The dynamics of the nebula N59 (B053540-6736), located at the boundaryof the supershell LMC4 in the Large Magellanic Cloud, is studied using ascanning Fabry-Perot interferometer. It is shown that the nebulae NGC2032 and 2035, which form the bright core of the H II region N59A(B053530-6736), belong to a single H II region which looks divided dueto the presence of a heavy dust lane. This bright core presents anexpansion motion of 24 km s(-1) . The kinetic energy involved in thismotion is of about 1.5 x 10(49) erg. This value is compatible eitherwith a supernova explosion origin or with a formation by the winds ofinterior massive stars. Since no clear traces of a SN explosion havebeen found in this nebula and since the stellar content of N59A(B053530-6736) is rich in blue stars, we conclude that these stars,mainly the very massive star HDE 269810 (R122), and probably other starshidden by the dust lane, are sufficient in providing the wind power todrive the expansion motion. The dust lane seems to be mixed in with thenebular gas and the stars, suggesting a site where star formation maystill take place. An extended shell, probably ionized by the star R122,has been detected at the same velocities as the slab, at blueshiftedvelocity, seen in the foreground absorption. The star R122 contributesto the high excitation of the faint diffuse gas, and perhaps of somefarther nebulae. To the East, the SNR 0536-676 remains as a trace of theexistence of another massive star which had already exploded. Thekinematics of N59B (B053610-6736) which contains the SNR 0536-676, isalso studied, corroborating the results of previous studies. Based onobservations collected at the European Southern Observatory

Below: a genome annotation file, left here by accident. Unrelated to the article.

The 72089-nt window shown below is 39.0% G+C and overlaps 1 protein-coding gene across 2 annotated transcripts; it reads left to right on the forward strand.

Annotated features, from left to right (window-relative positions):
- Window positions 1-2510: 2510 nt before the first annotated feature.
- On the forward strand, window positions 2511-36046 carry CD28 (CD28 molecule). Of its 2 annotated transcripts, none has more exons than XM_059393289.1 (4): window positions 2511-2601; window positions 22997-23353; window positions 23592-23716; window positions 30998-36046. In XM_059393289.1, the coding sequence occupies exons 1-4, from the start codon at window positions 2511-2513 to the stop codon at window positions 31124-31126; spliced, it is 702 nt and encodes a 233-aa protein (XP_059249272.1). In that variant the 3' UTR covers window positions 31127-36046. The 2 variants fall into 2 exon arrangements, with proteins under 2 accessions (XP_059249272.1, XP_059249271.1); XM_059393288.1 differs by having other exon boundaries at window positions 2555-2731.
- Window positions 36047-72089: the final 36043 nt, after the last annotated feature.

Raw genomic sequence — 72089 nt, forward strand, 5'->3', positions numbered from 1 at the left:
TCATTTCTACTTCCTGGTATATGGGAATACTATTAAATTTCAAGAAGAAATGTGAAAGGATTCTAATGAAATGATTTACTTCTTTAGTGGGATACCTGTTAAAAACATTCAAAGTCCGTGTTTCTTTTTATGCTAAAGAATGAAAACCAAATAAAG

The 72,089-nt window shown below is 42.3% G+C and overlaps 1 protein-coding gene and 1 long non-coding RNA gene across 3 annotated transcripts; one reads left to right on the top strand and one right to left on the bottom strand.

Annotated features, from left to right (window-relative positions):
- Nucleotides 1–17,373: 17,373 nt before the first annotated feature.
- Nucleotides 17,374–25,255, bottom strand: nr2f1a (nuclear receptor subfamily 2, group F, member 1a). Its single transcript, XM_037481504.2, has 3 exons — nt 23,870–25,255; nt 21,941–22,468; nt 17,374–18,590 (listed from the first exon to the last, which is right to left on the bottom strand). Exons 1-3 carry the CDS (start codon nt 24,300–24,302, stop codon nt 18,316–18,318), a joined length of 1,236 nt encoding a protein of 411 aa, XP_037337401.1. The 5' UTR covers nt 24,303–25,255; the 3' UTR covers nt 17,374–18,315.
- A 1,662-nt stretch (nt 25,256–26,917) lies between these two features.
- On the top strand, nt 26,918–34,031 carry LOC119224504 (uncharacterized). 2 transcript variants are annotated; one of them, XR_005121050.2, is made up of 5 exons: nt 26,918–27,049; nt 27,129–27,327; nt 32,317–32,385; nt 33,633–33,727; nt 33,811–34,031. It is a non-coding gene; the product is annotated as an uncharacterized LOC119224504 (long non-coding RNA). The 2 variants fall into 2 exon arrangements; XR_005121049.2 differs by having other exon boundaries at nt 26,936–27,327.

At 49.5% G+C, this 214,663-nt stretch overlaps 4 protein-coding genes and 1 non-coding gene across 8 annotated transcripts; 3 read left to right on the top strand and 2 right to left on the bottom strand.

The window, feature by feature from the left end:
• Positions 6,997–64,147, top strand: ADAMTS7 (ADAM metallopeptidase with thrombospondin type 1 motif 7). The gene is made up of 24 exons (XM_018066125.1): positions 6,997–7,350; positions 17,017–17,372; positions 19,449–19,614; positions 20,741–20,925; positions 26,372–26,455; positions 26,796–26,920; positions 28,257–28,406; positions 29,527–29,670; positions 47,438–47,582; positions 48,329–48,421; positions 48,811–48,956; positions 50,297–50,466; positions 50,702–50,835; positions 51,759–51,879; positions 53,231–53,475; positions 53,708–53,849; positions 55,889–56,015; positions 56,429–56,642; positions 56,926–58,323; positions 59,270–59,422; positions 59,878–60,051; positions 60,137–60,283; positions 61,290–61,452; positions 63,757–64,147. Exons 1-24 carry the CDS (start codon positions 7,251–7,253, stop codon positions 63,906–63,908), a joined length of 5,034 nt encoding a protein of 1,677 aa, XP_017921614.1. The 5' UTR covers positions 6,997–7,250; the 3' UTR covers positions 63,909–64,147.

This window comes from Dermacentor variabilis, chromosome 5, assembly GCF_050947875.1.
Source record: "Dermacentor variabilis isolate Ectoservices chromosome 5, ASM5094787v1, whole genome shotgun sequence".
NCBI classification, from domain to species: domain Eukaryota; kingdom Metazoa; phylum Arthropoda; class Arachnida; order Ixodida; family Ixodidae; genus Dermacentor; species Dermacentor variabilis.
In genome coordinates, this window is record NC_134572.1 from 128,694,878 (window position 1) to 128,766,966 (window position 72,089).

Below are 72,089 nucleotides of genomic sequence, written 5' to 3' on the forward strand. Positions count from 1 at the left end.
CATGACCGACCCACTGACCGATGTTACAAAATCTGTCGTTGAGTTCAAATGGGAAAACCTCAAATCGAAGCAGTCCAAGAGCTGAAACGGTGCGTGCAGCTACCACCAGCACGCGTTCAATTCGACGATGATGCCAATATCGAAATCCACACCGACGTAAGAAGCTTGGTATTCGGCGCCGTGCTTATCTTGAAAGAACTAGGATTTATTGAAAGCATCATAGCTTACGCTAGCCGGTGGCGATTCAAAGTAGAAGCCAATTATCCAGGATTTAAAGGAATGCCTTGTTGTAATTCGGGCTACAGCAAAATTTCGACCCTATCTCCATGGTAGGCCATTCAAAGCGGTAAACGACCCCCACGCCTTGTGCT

Supernova Remnants in OB Associations
Abstract image available at:http://adsabs.harvard.edu/abs/1997AJ....113.1815C

Integrated UBV Photometry of 624 Star Clusters and Associations in the Large Magellanic Cloud
We present a catalog of integrated UBV photometry of 504 star clustersand 120 stellar associations in the LMC, part of them still embedded inemitting gas. We study age groups in terms of equivalent SWB typesderived from the (U-B) X (B-V) diagram. The size of the spatialdistributions increases steadily with age (SWB types), whereas adifference of axial ratio exists between the groups younger than 30 Myrand those older, which implies a nearly face-on orientation for theformer and a tilt of ~45^deg^ for the latter groups. Asymmetries arepresent in the spatial distributions, which, together with thenoncoincidence of the centroids for different age groups, suggest thatthe LMC disk was severely perturbed in the past.

Ultraviolet spectral evolution of star clusters in the IUE library.